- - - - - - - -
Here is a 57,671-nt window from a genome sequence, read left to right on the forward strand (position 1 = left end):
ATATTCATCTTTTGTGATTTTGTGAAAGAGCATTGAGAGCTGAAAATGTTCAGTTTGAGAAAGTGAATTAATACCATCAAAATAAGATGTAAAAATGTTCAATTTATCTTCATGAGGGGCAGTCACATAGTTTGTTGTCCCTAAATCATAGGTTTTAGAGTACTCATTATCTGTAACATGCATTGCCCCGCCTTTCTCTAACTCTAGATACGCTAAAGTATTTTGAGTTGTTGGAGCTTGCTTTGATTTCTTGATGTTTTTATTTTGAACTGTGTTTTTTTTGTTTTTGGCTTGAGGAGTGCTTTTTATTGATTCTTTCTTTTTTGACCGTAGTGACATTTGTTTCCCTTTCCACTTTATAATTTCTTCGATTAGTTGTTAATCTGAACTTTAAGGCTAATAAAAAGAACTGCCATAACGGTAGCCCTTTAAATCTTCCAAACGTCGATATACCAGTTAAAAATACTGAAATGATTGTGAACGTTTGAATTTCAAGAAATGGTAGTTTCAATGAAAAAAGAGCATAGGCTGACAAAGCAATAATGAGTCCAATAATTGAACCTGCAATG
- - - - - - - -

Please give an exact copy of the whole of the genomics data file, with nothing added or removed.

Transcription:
Here is a 57,671-nt window from a genome sequence, read left to right on the forward strand (position 1 = left end):
ATATTCATCTTTTGTGATTTTGTGAAAGAGCATTGAGAGCTGAAAATGTTCAGTTTGAGAAAGTGAATTAATACCATCAAAATAAGATGTAAAAATGTTCAATTTATCTTCATGAGGGGCAGTCACATAGTTTGTTGTCCCTAAATCATAGGTTTTAGAGTACTCATTATCTGTAACATGCATTGCCCCGCCTTTCTCTAACTCTAGATACGCTAAAGTATTTTGAGTTGTTGGAGCTTGCTTTGATTTCTTGATGTTTTTATTTTGAACTGTGTTTTTTTTGTTTTTGGCTTGAGGAGTGCTTTTTATTGATTCTTTCTTTTTTGACCGTAGTGACATTTGTTTCCCTTTCCACTTTATAATTTCTTCGATTAGTTGTTAATCTGAACTTTAAGGCTAATAAAAAGAACTGCCATAACGGTAGCCCTTTAAATCTTCCAAACGTCGATATACCAGTTAAAAATACTGAAATGATTGTGAACGTTTGAATTTCAAGAAATGGTAGTTTCAATGAAAAAAGAGCATAGGCTGACAAAGCAATAATGAGTCCAATAATTGAACCTGCAATG